For the second year in a row, a public body has been awarded Estates Gazette’s coveted Collaborators Award. In 2015, the gong went to Transport for London for its work with the property sector transforming the retail experience at its stations. This year, the winner is the Government Property Unit for its work across central and local government to consolidate and improve its sprawling estate.
The GPU was established in 2010 as part of the Cabinet Office. Staffed by real estate professionals, it works with government departments, agencies, local government and the private property sector to ensure that the public estate is run as efficiently as possible.
Since its formation, the GPU has raised more than £1.8bn in capital receipts from the sale of assets and reduced the size of the government estate by almost a quarter, exiting some 2.4m sq ft (see box, p6).
Prior to the GPU’s establishment, there was no single body co-ordinating the government estate, which led to a lack of coherence in estate management and contributed to the gradual accumulation of government-owned property.
Much of the GPU’s early work has been focused on central government and the Whitehall estate. The London estate has been reduced from 181 separate properties in 2010 to around 50 today. It has a target of reducing this number to 20 by 2025.
Now the unit is expanding its work outside the capital to advise local authorities and the wider public sector. This work includes the creation of a number of hubs across the country as the GPU works towards its goal of reducing the government estate from 800 buildings to fewer than 200 by 2023.
Current plans are for 16 hubs in England totalling 7.4m sq ft. Three hubs will be established in London, with a 184,000 sq ft hub for HM Revenue & Customs at Stanhope and Schroders’ Ruskin Square in Croydon, south London, already confirmed, a 1.5m sq ft hub earmarked for Stratford, E16, and talks under way for a 400,000 sq ft hub at Canary Wharf, E14.
There are also active requirements for space in Peterborough, Portsmouth, Newcastle, Leeds, Sheffield, Nottingham, Bristol, Birmingham, Manchester, Preston/Blackpool, Liverpool, Carlisle and Exeter.
Birmingham’s hub will provide 850,000 sq ft while Manchester’s initial requirement stands at 650,000 sq ft, with an option to extend to 950,000 sq ft.
Strategic hubs are also due to launch in Belfast, Edinburgh, Glasgow and Wales between 2019 and 2023.
JLL is handling the process.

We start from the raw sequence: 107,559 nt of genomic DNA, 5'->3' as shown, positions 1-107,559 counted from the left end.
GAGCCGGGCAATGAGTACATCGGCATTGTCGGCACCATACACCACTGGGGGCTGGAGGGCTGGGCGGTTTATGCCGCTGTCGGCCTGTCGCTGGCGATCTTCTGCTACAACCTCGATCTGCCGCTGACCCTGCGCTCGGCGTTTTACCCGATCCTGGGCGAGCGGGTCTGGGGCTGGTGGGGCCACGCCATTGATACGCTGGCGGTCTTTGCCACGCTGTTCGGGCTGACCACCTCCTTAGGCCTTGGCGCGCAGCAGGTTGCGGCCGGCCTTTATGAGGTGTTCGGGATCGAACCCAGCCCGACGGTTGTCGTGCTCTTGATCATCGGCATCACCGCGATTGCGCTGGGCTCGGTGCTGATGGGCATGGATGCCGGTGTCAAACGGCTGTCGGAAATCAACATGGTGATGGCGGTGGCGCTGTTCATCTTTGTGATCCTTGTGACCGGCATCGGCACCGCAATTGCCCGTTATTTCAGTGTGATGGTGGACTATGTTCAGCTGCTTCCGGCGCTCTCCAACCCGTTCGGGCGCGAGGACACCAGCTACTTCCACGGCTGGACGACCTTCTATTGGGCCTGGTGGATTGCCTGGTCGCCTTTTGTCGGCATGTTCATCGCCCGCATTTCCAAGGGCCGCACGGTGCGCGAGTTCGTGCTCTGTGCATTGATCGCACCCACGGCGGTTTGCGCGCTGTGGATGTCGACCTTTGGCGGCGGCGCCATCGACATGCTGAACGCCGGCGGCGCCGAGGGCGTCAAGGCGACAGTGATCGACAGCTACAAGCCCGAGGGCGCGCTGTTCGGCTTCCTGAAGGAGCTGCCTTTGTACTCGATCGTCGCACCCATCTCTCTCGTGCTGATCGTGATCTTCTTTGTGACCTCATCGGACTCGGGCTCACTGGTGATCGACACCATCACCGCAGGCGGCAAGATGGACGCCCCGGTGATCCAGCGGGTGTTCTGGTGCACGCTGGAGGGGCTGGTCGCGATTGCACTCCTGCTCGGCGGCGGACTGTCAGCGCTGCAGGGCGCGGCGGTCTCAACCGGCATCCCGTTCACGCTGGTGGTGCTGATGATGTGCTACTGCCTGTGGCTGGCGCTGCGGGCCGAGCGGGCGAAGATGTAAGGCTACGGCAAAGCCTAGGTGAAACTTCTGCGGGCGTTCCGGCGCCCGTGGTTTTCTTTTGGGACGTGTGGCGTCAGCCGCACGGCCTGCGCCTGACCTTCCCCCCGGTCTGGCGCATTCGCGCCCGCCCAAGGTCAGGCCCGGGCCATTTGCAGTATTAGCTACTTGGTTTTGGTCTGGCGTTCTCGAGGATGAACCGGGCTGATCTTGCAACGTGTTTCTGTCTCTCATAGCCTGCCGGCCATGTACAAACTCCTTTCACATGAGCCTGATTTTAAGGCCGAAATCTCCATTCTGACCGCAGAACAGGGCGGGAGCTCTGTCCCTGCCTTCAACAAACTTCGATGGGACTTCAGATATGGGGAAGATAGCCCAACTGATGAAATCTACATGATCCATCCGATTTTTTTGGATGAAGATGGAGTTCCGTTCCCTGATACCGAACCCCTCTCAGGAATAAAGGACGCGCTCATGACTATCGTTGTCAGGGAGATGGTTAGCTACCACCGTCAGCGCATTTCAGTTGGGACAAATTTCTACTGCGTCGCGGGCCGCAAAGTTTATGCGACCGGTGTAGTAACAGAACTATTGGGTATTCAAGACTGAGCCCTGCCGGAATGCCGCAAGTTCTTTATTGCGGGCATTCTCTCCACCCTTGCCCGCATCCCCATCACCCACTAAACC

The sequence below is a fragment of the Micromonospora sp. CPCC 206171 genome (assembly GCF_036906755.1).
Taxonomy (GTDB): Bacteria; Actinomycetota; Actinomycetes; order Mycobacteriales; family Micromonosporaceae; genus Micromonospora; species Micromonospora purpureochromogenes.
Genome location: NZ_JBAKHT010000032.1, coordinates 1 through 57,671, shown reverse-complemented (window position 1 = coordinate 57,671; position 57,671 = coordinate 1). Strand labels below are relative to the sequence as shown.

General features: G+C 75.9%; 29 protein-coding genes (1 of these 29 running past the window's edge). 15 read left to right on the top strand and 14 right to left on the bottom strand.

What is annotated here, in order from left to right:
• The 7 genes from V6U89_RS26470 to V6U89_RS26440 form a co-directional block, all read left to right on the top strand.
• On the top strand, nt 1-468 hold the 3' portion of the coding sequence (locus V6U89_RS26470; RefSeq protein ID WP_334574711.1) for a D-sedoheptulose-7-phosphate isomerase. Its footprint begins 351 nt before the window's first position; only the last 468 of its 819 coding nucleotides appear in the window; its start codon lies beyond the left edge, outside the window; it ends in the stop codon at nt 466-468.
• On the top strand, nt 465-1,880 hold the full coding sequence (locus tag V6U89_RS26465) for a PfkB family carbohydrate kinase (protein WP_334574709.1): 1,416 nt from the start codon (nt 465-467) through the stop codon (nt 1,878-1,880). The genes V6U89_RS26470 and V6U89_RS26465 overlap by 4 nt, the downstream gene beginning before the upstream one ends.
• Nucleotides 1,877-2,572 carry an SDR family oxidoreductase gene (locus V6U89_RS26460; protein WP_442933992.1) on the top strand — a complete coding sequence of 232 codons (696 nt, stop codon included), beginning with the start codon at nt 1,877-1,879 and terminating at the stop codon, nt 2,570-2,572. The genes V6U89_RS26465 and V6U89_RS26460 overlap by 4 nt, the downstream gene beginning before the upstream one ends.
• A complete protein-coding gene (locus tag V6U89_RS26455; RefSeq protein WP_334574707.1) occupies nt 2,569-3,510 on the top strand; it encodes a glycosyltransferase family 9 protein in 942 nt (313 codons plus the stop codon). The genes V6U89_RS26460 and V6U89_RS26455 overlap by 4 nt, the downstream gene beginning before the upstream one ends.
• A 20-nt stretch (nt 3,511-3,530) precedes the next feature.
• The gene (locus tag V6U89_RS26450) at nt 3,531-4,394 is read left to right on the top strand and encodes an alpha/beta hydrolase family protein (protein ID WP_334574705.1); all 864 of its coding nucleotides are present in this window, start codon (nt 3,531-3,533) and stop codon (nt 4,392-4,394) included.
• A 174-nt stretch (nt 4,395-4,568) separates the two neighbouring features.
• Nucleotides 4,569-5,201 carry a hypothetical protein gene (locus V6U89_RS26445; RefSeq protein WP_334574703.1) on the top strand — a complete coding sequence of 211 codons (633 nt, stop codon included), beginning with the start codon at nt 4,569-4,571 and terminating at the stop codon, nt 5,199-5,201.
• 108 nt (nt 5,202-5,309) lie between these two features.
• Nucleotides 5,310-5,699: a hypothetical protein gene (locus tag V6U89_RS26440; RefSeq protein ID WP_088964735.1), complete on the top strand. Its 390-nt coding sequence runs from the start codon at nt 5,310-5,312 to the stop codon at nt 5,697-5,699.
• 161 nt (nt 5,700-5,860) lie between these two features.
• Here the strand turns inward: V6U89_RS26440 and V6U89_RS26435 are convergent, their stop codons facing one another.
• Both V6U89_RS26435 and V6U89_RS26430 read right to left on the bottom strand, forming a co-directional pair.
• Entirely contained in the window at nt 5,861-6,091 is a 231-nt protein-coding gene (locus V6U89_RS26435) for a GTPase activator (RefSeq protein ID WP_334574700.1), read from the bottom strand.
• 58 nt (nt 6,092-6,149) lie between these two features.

The multi-departmental campuses are designed to achieve economies of scale, enable easier cross-departmental collaboration and improve recruitment and retention.
The GPU says: “Collaborative working is at the heart of this programme as the GPU and central government departments examine every inch of the government office estate to deliver an environment that is flexible, accessible and firmly rooted in future needs.”
Alongside the hubs, the GPU has launched the One Public Estate initiative as part of its support programme for local authorities seeking to deliver ambitious property-focused projects. It is being jointly delivered by the GPU and the Local Government Association.
The GPU says the partnership is delivering a “more efficient public sector estate by building trust, sharing learning, and supporting activity with stakeholders across the public sector”.
It says that silos between local and central government and the wider public sector have been broken down, maximising benefits for the taxpayer and showing how property can be a catalyst to boosting local growth, driving more customer-focused services, and delivering efficiency savings.
The OPE began as a pilot programme with 12 local authorities in 2013. A year later, 20 more joined. In December 2015, the government announced an expansion to the OPE programme backed with £6m of central government funding. More than 100 local authorities working in 24 partnerships joined this third phase.
The OPE partnerships are forecasting benefits of at least £138m in capital receipts, £56m in running cost savings, 36,000 new jobs and 16,500 new homes by 2020 as a result of this approach.
Larger partnerships across devolved areas, city regions and neighbouring councils will unlock potential to deliver even more ambitiously together. As part of the OPE, the GPU says councils will not only be better equipped and supported, but will also be able to drive change more quickly.
- POLITICAL PARTNERSHIPS The local authorities, politicians, councillors and companies whose partnerships caught the eye of this year’s judges.
- TECH TEAMS The top partnerships using technology to improve the built environment
- SOCIAL SUPERHEROES Working together need not only happen inside the workplace, as these collaborative efforts show
- REAL RELATIONSHIPS The joint efforts driving change in the property industry
- CREATIVE SPACES Collaborating to create the best places to live and work
Making collaboration count
92m sq ft
size of the government estate, a 20% reduction from 2010
amount expected to be raised from asset sales by 2020
cost of running the estate in 2014-15, a 28% reduction since 2010
112 sq ft
amount of space per person in 2014-15, a 20% reduction since 2010
number of properties exited since May 2010, more than one a day